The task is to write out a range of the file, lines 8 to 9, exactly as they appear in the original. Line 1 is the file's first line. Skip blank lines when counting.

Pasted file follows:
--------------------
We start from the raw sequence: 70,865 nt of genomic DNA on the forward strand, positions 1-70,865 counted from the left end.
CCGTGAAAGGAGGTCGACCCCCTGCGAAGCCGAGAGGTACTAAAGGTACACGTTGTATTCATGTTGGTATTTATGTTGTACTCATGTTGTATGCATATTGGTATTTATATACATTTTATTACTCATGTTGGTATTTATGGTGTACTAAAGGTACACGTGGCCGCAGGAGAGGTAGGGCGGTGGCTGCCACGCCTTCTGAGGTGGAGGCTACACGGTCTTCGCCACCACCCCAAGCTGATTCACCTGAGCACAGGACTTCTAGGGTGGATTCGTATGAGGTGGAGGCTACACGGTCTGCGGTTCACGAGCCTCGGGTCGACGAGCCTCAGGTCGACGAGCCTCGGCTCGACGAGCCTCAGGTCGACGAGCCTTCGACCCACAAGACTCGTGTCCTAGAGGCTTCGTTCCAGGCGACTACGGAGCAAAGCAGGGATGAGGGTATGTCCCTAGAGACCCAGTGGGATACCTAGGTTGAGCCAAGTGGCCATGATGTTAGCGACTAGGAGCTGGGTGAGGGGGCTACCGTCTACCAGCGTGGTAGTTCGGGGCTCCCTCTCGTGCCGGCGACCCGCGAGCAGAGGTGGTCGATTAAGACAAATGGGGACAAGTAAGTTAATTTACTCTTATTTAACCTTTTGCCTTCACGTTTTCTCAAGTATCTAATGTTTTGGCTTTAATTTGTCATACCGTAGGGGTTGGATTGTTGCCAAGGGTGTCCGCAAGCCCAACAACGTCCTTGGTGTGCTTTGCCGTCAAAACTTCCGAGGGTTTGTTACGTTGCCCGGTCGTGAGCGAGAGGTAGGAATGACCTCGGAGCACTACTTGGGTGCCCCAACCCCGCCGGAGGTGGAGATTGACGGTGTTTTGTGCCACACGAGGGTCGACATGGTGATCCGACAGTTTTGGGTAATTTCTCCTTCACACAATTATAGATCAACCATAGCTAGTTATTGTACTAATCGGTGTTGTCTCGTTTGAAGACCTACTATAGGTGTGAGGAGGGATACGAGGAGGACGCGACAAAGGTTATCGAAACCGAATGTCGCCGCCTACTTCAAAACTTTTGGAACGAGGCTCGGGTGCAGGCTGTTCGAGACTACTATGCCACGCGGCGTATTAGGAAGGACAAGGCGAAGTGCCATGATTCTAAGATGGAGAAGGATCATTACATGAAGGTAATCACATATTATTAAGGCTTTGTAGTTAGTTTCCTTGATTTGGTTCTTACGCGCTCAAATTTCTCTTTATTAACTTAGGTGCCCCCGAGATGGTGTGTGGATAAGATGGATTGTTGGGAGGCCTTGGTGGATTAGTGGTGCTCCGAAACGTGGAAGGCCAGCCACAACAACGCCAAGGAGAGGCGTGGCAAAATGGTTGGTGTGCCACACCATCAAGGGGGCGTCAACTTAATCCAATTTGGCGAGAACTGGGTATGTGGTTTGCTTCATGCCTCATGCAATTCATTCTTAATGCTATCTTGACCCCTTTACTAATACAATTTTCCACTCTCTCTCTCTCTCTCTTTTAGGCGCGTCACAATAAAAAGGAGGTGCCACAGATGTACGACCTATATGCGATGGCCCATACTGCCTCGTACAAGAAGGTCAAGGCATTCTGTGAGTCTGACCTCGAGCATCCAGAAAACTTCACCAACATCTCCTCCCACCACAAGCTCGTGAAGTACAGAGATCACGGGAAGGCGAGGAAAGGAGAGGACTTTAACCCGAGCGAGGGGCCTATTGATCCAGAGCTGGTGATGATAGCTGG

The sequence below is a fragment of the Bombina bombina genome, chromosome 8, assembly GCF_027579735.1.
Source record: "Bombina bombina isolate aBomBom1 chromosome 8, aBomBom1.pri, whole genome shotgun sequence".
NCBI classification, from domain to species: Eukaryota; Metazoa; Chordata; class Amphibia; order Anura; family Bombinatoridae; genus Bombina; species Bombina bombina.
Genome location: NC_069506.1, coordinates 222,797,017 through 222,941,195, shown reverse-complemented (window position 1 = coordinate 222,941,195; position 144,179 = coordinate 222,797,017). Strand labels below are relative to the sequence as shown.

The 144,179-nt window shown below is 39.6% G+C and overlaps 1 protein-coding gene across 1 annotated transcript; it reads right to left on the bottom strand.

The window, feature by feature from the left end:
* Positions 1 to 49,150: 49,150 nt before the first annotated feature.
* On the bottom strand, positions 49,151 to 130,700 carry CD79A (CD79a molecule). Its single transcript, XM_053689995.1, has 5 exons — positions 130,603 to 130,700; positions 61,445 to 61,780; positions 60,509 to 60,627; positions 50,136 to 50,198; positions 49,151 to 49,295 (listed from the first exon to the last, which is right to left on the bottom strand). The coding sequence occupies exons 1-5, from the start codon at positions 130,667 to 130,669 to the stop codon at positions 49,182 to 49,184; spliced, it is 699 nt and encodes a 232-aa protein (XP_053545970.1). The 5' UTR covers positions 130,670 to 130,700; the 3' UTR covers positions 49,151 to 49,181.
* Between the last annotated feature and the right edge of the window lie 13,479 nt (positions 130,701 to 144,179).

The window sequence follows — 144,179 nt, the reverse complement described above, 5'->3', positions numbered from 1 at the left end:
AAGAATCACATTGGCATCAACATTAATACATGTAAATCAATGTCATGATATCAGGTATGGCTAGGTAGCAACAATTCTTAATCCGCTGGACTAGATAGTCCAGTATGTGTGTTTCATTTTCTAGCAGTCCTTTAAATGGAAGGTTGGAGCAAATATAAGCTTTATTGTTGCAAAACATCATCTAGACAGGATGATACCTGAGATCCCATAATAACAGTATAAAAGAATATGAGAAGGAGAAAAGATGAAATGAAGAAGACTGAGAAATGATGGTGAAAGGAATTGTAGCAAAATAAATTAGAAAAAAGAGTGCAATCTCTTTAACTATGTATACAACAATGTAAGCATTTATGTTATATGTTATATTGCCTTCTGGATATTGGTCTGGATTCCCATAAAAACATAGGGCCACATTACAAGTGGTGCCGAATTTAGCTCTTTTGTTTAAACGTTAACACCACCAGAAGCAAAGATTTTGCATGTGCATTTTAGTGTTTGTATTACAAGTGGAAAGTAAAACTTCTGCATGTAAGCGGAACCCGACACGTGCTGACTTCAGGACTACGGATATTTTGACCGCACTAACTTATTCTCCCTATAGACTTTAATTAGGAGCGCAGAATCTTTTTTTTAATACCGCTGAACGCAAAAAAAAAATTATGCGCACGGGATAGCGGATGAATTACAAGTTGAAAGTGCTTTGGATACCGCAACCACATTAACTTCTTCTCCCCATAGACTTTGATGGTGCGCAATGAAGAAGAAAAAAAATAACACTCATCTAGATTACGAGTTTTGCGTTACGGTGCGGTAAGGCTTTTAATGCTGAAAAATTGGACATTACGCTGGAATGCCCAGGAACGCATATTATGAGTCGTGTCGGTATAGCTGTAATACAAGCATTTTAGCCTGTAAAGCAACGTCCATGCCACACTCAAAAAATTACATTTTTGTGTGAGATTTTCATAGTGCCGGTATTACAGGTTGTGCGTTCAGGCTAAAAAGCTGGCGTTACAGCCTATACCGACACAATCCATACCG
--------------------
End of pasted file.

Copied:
The window, feature by feature from the left end:
* Positions 1 to 49,150: 49,150 nt before the first annotated feature.